And his career was in every respect a brilliant one. He cut his explorer's teeth on an expedition down the Eurphrates in 1835-36, a struggle of man, machine, and water of almost mythological proportions. He participated in the naval blockade in Syria in 1839, and then went on to serve in Britain's Chinese conflict, which involved both naval bombardment and hand-to-hand street fighting. It was here that Fitzjames met many of the men whom he would later select for "Erebus" and "Terror," among them Edward Couch and George Hodgson. But perhaps his most important new friend was John Barrow, the son of Sir John Barrow, whose advocacy for Arctic exploration was so powerful and influential that it had already shaped an era.
Still, as Battersby notes, this connection alone would scarcely be sufficient to cause Fitzjames to rise above hundreds of men with similar records to attain a coveted senior post on a vaunted Arctic expedition. In this case, his detective work cannot, ultimately, solve the problem, but it appears to have been some service that Fitzjames performed for John Barrow's brother George, something which caused his friend to feel he was very much in his debt, and to intercede with his father. The results were impressive, and fateful: a promotion to Commander, and a ship which, as Battersby notes, brought him to London "at exactly the right (or wrong) time to be appointed to the Franklin Expedition."
It also goes some way to explain why it was Fitzjames, and not Crozier, who selected the junior officers for that expedition. In his biography of Crozier, Michael Smith makes much of this, seeing it as almost a direct insult to an officer of Crozier's seniority to deny him the privilege traditionally accorded to seconds. Authorities seem divided as to whether this was really so severe a breach of protocol as Smith claims, but there has also, as Battersby notes, been criticism of Fitzjames's choices. And yet, as he demonstrates, his selection was not so anomalous as is often claimed; the small number of men with specific Arctic experience (Ross's Antarctic expedition had been sent with many fewer), the supposed regional prejudices (they were in fact quite a diverse and representative batch), or the preference for former messmates (which would have been expected no matter who was doing the choosing).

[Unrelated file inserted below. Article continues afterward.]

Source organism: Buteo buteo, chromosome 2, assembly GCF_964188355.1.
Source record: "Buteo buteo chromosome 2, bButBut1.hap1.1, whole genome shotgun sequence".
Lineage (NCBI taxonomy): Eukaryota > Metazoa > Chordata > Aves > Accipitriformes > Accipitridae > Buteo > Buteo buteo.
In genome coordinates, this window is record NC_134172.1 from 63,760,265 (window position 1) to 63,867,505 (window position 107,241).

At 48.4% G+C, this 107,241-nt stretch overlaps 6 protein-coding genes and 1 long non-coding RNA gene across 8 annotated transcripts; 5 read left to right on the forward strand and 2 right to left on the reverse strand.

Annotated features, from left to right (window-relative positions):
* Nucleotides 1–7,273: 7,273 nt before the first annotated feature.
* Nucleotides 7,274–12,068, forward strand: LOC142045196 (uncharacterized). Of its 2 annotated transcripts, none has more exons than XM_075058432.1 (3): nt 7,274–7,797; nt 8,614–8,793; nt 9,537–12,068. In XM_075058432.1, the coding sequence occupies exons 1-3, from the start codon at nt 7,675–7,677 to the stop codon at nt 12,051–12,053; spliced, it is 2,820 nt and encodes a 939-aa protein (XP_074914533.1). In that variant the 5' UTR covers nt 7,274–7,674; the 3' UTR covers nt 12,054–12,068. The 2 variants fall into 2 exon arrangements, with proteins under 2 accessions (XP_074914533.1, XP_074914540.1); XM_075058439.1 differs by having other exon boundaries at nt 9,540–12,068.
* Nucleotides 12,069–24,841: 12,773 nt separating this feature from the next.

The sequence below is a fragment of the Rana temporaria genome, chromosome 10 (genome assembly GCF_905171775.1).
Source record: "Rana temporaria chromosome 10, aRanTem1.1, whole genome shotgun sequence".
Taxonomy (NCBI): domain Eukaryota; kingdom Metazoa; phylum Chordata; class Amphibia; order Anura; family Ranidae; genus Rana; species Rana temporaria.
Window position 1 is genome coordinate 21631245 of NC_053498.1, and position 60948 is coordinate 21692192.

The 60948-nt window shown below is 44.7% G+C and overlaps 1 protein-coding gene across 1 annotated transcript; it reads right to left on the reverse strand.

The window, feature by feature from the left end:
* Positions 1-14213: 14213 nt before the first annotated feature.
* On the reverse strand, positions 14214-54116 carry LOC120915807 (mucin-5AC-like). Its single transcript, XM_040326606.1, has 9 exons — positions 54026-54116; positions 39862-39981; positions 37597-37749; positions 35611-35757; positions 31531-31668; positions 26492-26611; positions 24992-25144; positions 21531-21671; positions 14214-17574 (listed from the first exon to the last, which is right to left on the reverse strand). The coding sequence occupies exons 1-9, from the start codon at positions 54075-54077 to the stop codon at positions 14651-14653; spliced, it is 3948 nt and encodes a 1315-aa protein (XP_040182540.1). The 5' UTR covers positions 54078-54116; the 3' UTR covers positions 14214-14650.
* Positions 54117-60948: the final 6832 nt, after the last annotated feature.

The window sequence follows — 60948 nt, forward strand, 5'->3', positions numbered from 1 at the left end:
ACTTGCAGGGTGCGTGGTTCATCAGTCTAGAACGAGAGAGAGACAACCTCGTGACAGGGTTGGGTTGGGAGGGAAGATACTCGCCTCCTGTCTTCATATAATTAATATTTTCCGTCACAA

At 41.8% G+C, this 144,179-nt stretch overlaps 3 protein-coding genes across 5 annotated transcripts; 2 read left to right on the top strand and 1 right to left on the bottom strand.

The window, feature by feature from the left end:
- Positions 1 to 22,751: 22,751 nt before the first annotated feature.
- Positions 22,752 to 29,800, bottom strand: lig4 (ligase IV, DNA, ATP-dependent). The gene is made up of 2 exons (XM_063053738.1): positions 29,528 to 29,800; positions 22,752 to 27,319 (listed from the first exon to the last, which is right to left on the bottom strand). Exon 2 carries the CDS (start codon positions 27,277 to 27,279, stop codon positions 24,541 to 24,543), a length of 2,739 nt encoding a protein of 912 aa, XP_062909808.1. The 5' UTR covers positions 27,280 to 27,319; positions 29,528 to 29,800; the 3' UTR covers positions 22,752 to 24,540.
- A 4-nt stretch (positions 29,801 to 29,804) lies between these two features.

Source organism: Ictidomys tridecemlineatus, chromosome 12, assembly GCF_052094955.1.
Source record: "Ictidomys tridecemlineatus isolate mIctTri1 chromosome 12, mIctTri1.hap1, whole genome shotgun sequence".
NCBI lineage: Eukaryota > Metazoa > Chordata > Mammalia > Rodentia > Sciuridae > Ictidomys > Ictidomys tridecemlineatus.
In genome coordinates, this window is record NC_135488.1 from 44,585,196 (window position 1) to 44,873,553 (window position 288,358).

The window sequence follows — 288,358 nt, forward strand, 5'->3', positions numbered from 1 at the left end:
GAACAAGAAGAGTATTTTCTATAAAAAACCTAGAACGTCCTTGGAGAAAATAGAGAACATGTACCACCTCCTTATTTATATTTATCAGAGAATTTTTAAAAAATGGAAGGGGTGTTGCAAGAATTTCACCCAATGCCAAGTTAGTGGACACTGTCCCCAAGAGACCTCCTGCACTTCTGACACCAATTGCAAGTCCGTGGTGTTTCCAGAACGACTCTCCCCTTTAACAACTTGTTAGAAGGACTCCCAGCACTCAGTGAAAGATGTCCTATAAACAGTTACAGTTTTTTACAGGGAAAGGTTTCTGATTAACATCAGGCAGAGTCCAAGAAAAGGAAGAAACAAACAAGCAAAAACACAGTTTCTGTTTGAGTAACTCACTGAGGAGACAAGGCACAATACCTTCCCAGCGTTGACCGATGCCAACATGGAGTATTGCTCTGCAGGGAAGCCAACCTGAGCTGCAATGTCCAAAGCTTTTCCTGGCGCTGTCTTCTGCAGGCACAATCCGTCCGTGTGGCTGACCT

And, in any case, they sailed into an oblivion that would have been difficult to avoid, even had every man aboard been a hardened Polar veteran. As Glyn Williams has noted, it was precisely the Franklin expedition's success in reaching an area assumed by those who searched for it to be impassible that delayed -- fatally -- any chance of rescue. Battersby, unlike Smith and other biographers, avoids any speculation about the fate of Fitzjames or any other individual men after the abandonment of "Erebus" and "Terror" in 1848. It's a judicious and understandable caution, although given the remarkable detail he has given us of Fitzjames's earlier life and career, it feels somewhat like jumping off a cliff into the void (and perhaps that is his intent). He instead traces the sense of loss via Fitzjames's foster-brother William Coningham, and thus gives a fresh sense of the admixture of grief and admiration felt by those who knew Franklin and his officers personally. It's a fitting conclusion.
There are some additional thoughts and appendices, including a poignant poem, "A Sailor's Life," penned by Fitzjames, and several excellent maps. The illustrative material is rich and well-reproduced, though I hope I will be forgiven for saying that my favorite plate is that giving both of Fitzjames's photographic poses side by side. For some years, it frustrated me to see one or the other of these images reproduced, without any indication that two existed: here we finally have Fitzjames, with and without telescope, and without and with wry smile. Like this plate, Battersby's book is the first really full depiction that we have had, and it ably fills our previously incomplete portrait of Franklin and his senior officers. It's a book that no one with an interest in this expedition, or this period, will want to miss.